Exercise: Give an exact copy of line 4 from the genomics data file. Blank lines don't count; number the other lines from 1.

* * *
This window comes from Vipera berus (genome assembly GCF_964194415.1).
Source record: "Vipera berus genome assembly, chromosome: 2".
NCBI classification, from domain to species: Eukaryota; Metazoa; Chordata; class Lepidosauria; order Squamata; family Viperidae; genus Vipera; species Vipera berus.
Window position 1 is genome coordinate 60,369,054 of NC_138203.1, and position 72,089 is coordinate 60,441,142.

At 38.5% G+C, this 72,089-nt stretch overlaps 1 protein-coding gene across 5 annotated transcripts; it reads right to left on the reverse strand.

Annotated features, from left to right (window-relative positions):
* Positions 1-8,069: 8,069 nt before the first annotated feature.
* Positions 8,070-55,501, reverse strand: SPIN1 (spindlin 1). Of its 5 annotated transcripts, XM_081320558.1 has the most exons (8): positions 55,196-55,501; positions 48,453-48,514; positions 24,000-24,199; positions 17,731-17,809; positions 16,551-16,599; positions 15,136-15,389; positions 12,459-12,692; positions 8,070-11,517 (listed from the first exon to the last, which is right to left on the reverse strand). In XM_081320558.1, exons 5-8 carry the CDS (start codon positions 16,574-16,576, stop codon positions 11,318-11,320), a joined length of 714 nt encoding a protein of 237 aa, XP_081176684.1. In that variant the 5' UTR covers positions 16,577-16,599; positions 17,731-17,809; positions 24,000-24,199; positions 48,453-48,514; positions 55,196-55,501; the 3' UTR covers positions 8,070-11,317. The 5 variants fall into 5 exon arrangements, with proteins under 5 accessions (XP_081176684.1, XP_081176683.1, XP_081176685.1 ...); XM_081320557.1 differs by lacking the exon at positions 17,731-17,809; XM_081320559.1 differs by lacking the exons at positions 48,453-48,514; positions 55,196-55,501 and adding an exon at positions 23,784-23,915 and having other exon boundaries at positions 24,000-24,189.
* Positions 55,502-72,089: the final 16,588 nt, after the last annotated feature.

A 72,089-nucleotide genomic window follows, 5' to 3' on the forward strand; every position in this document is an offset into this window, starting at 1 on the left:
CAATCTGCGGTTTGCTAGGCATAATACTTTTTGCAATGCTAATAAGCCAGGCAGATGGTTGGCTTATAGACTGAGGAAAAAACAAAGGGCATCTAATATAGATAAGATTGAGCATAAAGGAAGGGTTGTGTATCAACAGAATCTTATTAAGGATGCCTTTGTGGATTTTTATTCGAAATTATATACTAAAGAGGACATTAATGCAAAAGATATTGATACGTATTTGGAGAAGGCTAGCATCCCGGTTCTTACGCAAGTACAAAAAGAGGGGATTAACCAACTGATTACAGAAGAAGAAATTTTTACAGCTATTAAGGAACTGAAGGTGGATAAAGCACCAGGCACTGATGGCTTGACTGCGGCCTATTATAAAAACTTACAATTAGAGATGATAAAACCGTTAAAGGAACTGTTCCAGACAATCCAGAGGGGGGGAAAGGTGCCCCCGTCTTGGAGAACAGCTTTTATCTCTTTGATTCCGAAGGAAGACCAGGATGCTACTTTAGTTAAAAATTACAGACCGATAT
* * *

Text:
Window position 1 is genome coordinate 60,369,054 of NC_138203.1, and position 72,089 is coordinate 60,441,142.